There are some limitations of this study. First, the small size of the sample makes the ability to generalize from our results is limited by. Second, additional data about children's psychosocial and diabetes characteristics were lacking, which could show a potential pathway to the parental coping with the diabetic child, and thereby limiting the analysis of the results. Despite these limitations, the strength of this study is that it helped bring some insight into coping processes in parents. Future research should also address the question of which strategies lead to more successful parental coping. It would also be of interest to assess possible strains in marital relationships caused by children's chronic illnesses and how are girls affected by their mothers' greater involvement?

Acknowledgments

The authors are thankful to the mothers of the diabetic children for their cooperation in the study.

Financial support and sponsorship

Nil.

Conflicts of interest

There are no conflicts of interest.

References

1Chiang JL, Kirkman MS, Laffel LM, Peters AL, Type 1 Diabetes Sourcebook Authors. Type 1 diabetes through the life span: A position statement of the American Diabetes Association. Diabetes Care 2014;37:2034-54.
2Maahs DM, West NA, Lawrence JM, Mayer-Davis EJ. Epidemiology of type 1 diabetes. Endocrinol Metab Clin North Am 2010;39:481-97.
3International Diabetes Federation. The IDF Diabetes Atlas. 5th ed. Brussels: International Diabetes Federation; 2011. Available from: http://www.idf.org/idf-diabetes-atlas-fifth-edition. [Last accessed on 2013 Apr 23].
4El-Ziny MA, Salem NA, El-Hawary AK, Chalaby NM, Elsharkawy AA. Epidemiology of childhood type 1 diabetes mellitus in Nile Delta, Northern Egypt – A retrospective study. J Clin Res Pediatr Endocrinol 2014;6:9-15.
5Jaser SS, Whittemore R, Ambrosino JM, Lindemann E, Grey M. Coping and psychosocial adjustment in mothers of young children with type 1 diabetes. Children's Health Care 2009;38:91-106.
6Hullmann SE, Wolfe-Christensen C, Ryan JL, Fedele DA, Rambo PL, Chaney JM, et al. Parental overprotection, perceived child vulnerability, and parenting stress: A cross-illness comparison. J Clin Psychol Med Settings 2010;17:357-65.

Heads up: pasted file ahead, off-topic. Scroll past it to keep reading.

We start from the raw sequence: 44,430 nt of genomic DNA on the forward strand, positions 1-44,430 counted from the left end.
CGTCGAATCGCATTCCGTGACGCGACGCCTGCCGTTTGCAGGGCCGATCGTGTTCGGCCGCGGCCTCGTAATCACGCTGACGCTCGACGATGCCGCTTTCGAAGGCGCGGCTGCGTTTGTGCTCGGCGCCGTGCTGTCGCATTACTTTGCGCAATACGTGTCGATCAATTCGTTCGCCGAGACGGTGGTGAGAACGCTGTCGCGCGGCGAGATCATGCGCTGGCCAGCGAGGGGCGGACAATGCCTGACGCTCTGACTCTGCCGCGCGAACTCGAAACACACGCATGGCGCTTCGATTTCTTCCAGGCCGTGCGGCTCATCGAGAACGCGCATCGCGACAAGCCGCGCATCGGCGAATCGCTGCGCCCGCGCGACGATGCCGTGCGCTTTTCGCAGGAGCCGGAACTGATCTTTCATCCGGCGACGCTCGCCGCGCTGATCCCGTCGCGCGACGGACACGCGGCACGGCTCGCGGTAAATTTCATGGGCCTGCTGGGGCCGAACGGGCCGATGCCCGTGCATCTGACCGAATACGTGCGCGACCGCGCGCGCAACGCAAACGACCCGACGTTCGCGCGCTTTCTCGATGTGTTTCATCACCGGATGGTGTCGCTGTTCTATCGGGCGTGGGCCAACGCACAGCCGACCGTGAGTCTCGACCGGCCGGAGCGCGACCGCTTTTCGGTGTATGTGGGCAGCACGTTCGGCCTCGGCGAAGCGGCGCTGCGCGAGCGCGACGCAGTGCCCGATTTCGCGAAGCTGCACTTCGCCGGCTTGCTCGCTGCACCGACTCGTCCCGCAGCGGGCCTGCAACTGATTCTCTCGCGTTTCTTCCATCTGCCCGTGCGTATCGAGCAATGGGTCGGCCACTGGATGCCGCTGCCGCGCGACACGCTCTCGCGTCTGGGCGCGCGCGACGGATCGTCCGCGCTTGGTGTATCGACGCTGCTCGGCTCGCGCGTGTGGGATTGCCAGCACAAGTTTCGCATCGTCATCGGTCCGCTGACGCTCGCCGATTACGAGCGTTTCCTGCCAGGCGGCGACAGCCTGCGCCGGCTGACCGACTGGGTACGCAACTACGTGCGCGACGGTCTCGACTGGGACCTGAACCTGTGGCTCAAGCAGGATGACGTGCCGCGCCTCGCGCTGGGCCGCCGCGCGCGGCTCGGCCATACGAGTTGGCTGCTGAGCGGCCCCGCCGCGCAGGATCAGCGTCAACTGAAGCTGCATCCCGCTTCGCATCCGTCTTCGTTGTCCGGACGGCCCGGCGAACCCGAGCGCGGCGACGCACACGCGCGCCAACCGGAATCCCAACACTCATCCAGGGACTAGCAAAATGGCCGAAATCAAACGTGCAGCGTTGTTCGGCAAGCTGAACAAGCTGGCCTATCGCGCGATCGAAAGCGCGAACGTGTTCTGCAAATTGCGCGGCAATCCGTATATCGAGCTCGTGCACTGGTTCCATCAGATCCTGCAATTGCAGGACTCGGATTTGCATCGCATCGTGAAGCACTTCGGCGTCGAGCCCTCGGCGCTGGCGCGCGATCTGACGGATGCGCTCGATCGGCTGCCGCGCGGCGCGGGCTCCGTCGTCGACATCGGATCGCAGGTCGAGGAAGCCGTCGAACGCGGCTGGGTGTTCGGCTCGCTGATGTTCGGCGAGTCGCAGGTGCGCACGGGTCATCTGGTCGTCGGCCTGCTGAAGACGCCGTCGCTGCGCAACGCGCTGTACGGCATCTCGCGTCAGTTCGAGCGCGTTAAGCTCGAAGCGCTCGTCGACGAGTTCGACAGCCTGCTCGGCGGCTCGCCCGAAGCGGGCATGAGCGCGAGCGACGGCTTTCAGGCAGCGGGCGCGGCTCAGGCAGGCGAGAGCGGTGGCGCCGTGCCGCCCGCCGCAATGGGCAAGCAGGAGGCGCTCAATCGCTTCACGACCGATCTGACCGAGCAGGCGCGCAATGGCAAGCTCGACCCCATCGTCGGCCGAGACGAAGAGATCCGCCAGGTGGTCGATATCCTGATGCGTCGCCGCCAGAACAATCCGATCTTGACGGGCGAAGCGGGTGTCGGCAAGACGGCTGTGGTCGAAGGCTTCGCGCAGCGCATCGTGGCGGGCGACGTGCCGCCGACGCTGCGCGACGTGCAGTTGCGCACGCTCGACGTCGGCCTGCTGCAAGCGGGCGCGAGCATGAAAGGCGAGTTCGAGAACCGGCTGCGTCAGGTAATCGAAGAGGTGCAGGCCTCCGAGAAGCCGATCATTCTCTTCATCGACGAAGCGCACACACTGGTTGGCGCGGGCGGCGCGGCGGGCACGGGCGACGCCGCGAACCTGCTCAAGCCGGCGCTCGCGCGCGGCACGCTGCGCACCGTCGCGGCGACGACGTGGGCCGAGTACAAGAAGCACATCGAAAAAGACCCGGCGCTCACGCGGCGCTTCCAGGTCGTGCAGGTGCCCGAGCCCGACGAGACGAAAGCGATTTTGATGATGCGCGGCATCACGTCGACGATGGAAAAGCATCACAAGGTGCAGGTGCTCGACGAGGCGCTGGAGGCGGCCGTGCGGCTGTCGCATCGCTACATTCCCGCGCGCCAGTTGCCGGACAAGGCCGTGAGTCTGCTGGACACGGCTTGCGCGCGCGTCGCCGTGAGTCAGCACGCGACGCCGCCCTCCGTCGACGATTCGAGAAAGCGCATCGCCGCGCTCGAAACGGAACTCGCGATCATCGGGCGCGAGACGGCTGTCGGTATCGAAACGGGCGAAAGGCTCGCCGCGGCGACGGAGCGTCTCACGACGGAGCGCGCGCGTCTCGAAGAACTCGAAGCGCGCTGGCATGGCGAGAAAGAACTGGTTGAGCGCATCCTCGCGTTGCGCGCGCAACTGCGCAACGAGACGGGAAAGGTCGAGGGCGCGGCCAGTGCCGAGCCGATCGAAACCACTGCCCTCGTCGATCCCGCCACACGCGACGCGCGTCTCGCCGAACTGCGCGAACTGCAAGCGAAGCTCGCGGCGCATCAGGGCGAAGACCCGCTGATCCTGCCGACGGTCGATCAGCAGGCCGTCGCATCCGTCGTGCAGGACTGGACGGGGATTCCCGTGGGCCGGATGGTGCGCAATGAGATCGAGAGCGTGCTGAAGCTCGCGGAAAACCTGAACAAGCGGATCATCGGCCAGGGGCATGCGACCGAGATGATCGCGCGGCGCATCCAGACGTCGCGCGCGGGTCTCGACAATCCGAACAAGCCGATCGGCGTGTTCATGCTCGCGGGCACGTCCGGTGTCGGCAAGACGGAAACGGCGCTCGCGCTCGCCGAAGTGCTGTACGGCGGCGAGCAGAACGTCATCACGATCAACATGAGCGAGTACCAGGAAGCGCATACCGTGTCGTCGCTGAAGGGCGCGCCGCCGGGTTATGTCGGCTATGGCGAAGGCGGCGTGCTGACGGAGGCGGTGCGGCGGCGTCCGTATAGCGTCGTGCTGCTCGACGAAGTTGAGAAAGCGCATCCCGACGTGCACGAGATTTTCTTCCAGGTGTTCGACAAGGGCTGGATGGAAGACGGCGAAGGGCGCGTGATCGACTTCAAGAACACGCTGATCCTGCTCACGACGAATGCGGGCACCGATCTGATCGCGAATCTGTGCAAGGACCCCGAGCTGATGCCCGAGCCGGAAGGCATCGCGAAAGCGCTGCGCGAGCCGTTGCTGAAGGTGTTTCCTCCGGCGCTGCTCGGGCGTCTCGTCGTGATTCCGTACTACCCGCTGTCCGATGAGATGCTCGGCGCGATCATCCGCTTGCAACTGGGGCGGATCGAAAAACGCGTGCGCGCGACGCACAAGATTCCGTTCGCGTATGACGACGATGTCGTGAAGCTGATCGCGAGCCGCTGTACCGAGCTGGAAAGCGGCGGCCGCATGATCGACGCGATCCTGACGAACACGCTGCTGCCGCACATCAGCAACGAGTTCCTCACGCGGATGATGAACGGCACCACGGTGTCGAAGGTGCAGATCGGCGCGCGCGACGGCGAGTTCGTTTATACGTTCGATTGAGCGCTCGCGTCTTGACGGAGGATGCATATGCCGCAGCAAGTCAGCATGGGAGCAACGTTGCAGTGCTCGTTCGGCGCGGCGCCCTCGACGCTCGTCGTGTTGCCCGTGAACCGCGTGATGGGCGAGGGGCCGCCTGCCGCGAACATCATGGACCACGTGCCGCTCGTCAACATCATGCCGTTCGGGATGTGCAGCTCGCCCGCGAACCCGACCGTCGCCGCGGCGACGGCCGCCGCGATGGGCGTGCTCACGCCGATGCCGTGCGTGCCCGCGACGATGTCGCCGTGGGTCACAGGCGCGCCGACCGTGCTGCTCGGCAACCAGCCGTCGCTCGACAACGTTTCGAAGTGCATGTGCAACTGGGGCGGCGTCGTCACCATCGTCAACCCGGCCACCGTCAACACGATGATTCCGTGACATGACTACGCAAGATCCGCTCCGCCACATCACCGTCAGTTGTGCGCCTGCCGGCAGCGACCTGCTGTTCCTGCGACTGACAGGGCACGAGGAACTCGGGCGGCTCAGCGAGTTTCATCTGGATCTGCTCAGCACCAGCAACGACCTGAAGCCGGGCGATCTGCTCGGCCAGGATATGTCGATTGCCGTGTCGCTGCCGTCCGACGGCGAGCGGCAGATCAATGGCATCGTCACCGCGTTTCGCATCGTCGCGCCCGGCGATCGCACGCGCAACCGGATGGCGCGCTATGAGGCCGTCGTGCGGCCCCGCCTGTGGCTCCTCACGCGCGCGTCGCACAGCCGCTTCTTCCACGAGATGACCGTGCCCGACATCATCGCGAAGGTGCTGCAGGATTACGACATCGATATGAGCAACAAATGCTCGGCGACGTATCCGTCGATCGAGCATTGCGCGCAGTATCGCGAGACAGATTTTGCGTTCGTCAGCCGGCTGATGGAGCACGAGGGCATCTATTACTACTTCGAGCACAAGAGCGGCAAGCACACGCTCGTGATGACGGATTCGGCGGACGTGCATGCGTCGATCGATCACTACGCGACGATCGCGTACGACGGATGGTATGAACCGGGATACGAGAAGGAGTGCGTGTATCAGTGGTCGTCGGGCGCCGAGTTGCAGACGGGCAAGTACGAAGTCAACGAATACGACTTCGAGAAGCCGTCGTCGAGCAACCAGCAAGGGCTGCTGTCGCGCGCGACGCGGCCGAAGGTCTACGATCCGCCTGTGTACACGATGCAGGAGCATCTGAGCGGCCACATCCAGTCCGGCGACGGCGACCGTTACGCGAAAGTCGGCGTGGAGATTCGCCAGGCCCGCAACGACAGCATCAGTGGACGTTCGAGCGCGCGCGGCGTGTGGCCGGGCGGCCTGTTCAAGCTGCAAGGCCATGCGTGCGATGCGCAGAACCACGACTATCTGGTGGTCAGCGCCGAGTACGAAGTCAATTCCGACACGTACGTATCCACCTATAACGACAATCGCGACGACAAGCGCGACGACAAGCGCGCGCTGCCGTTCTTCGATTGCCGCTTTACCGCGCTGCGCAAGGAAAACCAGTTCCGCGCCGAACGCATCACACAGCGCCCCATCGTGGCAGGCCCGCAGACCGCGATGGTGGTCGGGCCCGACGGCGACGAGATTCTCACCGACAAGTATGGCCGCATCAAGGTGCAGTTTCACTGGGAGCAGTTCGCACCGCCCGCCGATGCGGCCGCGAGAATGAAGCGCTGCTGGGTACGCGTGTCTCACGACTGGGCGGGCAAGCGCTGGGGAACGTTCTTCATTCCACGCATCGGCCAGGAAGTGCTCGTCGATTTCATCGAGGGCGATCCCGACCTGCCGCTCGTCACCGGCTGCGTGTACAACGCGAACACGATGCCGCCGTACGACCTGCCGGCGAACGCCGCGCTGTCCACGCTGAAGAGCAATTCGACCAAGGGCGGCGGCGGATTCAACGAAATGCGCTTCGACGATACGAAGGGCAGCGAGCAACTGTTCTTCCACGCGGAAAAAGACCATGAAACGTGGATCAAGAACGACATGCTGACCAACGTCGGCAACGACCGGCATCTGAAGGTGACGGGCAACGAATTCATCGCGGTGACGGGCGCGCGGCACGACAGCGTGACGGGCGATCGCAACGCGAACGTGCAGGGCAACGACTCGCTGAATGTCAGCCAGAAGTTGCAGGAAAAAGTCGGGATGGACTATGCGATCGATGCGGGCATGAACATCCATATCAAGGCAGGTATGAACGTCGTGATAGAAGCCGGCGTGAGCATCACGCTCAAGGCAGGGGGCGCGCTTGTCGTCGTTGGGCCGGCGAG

7American Diabetes Association. Standards of medical care in diabetes--2007. Diabetes Care 2007;30 Suppl 1:S4-41.
8Grey M. Coping and psychosocial adjustment in mothers of young children with type 1 diabetes. Child Health Care 2009;38:91-106.
9Cade WT. Diabetes-related microvascular and macrovascular diseases in the physical therapy setting. Phys Ther 2008;88:1322-35.
10Patterson C, Guariguata L, Dahlquist G, Soltész G, Ogle G, Silink M, et al. Diabetes in the young – A global view and worldwide estimates of numbers of children with type 1 diabetes. Diabetes Res Clin Pract 2014;103:161-75.
11Tsiouli E, Alexopoulos EC, Stefanaki C, Darviri C, Chrousos GP. Effects of diabetes-related family stress on glycemic control in young patients with type 1 diabetes: Systematic review. Can Fam Physician 2013;59:143-9.
12Lewin AB, Storch EA, Silverstein JH, Baumeister AL, Strawser MS, Geffken GR. Validation of the pediatric inventory for parents in mothers of children with type 1 diabetes: An examination of parenting stress, anxiety, and childhood psychopathology. Fam Syst Health 2005;23:56-65.
13Halverson M, Yasuda P, Carpernter S, Kaiserman K. Unique challenges for pediatric patients with diabetes. Diabetes Spectrum 2005;18:167-73.
14Sullivan-Bolyai S, Deatrick J, Gruppuso P, Tamborlane W, Grey M. Constant vigilance: Mothers' work parenting young children with type 1 diabetes. J Pediatr Nurs 2003;18:21-9.
15Mantzourani S, Darvyri E, Alexopoulos PP, Chrousos G. Stress management in parents of children with diabetes type 1: A randomized controlled trial. Psychology 2015;6:1040-50.